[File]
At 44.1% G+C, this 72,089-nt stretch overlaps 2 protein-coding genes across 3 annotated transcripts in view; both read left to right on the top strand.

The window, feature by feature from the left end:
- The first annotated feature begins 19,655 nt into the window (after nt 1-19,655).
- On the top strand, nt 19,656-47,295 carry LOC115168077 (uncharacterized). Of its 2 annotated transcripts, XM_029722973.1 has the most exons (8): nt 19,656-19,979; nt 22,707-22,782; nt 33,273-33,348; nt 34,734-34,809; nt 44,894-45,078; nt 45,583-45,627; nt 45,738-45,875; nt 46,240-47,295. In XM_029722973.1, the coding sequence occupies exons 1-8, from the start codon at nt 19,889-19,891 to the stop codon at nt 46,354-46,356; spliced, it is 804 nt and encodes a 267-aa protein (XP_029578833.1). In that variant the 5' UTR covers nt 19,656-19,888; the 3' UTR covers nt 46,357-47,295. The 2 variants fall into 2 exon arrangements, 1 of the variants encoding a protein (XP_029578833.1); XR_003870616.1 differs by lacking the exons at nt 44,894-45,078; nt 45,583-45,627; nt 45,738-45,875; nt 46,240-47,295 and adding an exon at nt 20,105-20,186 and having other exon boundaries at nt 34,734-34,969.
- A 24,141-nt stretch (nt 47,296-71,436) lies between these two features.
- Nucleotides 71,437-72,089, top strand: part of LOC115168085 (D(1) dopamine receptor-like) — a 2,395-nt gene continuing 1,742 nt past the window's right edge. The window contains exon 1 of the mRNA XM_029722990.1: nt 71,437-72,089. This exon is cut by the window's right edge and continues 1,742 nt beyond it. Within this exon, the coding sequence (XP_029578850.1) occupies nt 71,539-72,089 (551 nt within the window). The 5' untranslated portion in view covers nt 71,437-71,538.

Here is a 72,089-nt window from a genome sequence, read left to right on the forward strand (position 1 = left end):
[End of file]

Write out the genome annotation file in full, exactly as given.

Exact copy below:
At 44.1% G+C, this 72,089-nt stretch overlaps 2 protein-coding genes across 3 annotated transcripts in view; both read left to right on the top strand.

The window, feature by feature from the left end:
- The first annotated feature begins 19,655 nt into the window (after nt 1-19,655).
- On the top strand, nt 19,656-47,295 carry LOC115168077 (uncharacterized). Of its 2 annotated transcripts, XM_029722973.1 has the most exons (8): nt 19,656-19,979; nt 22,707-22,782; nt 33,273-33,348; nt 34,734-34,809; nt 44,894-45,078; nt 45,583-45,627; nt 45,738-45,875; nt 46,240-47,295. In XM_029722973.1, the coding sequence occupies exons 1-8, from the start codon at nt 19,889-19,891 to the stop codon at nt 46,354-46,356; spliced, it is 804 nt and encodes a 267-aa protein (XP_029578833.1). In that variant the 5' UTR covers nt 19,656-19,888; the 3' UTR covers nt 46,357-47,295. The 2 variants fall into 2 exon arrangements, 1 of the variants encoding a protein (XP_029578833.1); XR_003870616.1 differs by lacking the exons at nt 44,894-45,078; nt 45,583-45,627; nt 45,738-45,875; nt 46,240-47,295 and adding an exon at nt 20,105-20,186 and having other exon boundaries at nt 34,734-34,969.
- A 24,141-nt stretch (nt 47,296-71,436) lies between these two features.
- Nucleotides 71,437-72,089, top strand: part of LOC115168085 (D(1) dopamine receptor-like) — a 2,395-nt gene continuing 1,742 nt past the window's right edge. The window contains exon 1 of the mRNA XM_029722990.1: nt 71,437-72,089. This exon is cut by the window's right edge and continues 1,742 nt beyond it. Within this exon, the coding sequence (XP_029578850.1) occupies nt 71,539-72,089 (551 nt within the window). The 5' untranslated portion in view covers nt 71,437-71,538.

Here is a 72,089-nt window from a genome sequence, read left to right on the forward strand (position 1 = left end):